“So yes on the evidence this is FUD,” says L’Ombre de l’Olivier, meaning the “fear uncertainty and doubt” that attacks a “large incumbent company . . . when it sees a threat on the radar screen from a start up.”  He refers to the WaPo “hit job” on embedded blogger-journalist Bill Roggio — Bloggers, Money Now Weapons in Information War U.S. Recruits Advocates to the Front, Pays Iraqi TV Stations for Coverage, which Roggio rebutted in Disinformation Operations: Flaws in The Washington Post’s article on Information Operations.

L’Ombre calls the WaPo story

fascinating stuff because the production of FUD is a sign of an organization whose product is facing a competitive threat that it can’t beat head to head. I would say that Bill and Michael Yon, Michael Totten and, for that matter the Iraqi bloggers at Pajamas Media, are indeed a threat to the MSM [MainStreamMedia] foreign reporters. The reason they are a threat is that they are providing a better quality story. They don’t make the elementary mistakes that MSM journos do such as calling a Bradley a tank or failing to note such inconsistencies from their sources. One could go on, but the fact is that Bill & co, as well other Citizen Journalist efforts are making it clear that journalism is not something that has, in the jargon, a moat or high barriers of entry. In fact thanks to the web it has about the lowest barrier of entry of any profession. All that is required is a story and an ability to write and the web then helps that story and writing ability, if either or both are attractive, to get wider coverage.

You don’t need a master’s from Columbia or Medill, you don’t need apprenticeship at City News.  No wonder the officially accredited take umbrage.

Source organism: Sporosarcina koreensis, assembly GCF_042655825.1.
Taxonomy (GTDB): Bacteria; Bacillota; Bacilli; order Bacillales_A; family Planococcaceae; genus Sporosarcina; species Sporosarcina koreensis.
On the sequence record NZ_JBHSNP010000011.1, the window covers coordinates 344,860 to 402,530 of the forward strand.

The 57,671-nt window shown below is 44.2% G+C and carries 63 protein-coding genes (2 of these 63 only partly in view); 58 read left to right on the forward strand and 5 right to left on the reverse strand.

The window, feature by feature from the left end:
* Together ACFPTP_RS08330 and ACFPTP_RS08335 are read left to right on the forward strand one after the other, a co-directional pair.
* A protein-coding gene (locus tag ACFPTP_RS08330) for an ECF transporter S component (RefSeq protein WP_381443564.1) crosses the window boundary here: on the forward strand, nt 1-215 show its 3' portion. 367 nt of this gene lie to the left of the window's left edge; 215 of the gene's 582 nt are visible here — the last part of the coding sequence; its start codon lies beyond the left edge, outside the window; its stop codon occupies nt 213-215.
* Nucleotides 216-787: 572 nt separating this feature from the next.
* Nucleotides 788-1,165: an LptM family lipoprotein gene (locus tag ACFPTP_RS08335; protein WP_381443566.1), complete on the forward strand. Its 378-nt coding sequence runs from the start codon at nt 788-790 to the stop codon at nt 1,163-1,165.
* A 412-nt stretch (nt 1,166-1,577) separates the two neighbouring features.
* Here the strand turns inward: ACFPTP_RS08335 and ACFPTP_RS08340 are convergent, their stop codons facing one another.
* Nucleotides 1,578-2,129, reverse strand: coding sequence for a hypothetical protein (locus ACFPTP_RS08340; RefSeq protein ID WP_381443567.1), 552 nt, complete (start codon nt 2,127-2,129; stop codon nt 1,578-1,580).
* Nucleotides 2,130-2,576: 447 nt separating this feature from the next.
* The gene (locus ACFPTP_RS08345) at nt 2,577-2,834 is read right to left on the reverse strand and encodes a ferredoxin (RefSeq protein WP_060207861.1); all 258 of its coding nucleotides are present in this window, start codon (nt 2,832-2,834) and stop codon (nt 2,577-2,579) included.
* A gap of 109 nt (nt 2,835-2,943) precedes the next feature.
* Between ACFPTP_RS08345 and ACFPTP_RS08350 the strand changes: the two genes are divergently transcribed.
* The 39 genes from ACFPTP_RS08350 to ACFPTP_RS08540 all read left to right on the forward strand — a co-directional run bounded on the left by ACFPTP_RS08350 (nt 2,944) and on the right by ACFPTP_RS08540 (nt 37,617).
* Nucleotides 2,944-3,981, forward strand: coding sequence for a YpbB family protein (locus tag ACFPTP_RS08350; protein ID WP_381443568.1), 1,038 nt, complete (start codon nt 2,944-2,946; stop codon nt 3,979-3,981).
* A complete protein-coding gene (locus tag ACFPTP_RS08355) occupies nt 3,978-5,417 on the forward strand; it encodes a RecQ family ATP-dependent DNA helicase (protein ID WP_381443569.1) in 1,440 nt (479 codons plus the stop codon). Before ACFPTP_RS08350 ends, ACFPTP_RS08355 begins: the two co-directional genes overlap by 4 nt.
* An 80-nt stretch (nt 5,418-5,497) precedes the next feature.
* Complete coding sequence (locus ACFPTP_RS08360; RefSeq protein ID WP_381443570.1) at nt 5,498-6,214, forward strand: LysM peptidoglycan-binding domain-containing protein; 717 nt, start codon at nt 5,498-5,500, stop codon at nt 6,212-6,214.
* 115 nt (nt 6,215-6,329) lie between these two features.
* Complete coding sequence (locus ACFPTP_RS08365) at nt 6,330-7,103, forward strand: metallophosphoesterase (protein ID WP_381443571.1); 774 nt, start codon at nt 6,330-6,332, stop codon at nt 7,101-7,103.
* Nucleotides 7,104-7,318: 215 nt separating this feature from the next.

Get serious

ARE PHONE COMPANIES HELPING THE GOVERNMENT SPY?

One question arising from the revelation that the government monitored phone calls without court approval is whether phone companies cooperated

is online (email) head for Chi Trib page-one, top left one-column story by telecom writer Jon Van.  It’s punchy and gets right to it.  The hard-copy head is something else, vague and indirect:

Phone giants mum on spying
In past, industry has cooperated with U.S.

It’s as if you play it vague and indirect with breakfasters and Metra riders because Trib is comfy waking-up fare, but you don’t really get serious until you’re online.

Meanwhile, it’s the civil liberties angle again, not defense.  Is it ever defense?  Trib editors — news editors, that is — just don’t get it: a) we’re at war and b) there are other news-deciders to follow besides NY Times, whose sloppiness in reporting the NSA concoction has been amply debunked by Power Line, where you can find a really serious treatment of the subject.

Later:

Reader Bob asked, “Where  would Cynthia get such info?” 
I noted that as for cooperation with the Chinese, Drudge had it months ago, quoting a mainstream source.
Reader Cynthia:
Funny you should mention the Drudge Report. I was just in Japan, visiting some missionary friends, and another missionary I met while I was there loved having someone to talk politics with, and told me he really relied on Drudge to keep him informed of what was really happening in the U.S.

I will say, on behalf of Ms, that at least they just developed software that warns people when they are saying something unacceptable: putting in the wrong words prompts the error message “This item contains forbidden speech. Please delete the forbidden speech from this item.” Forbidden speech includes the Chinese for “democracy,” “demonstration”, “democratic movement” and “Taiwan independence.”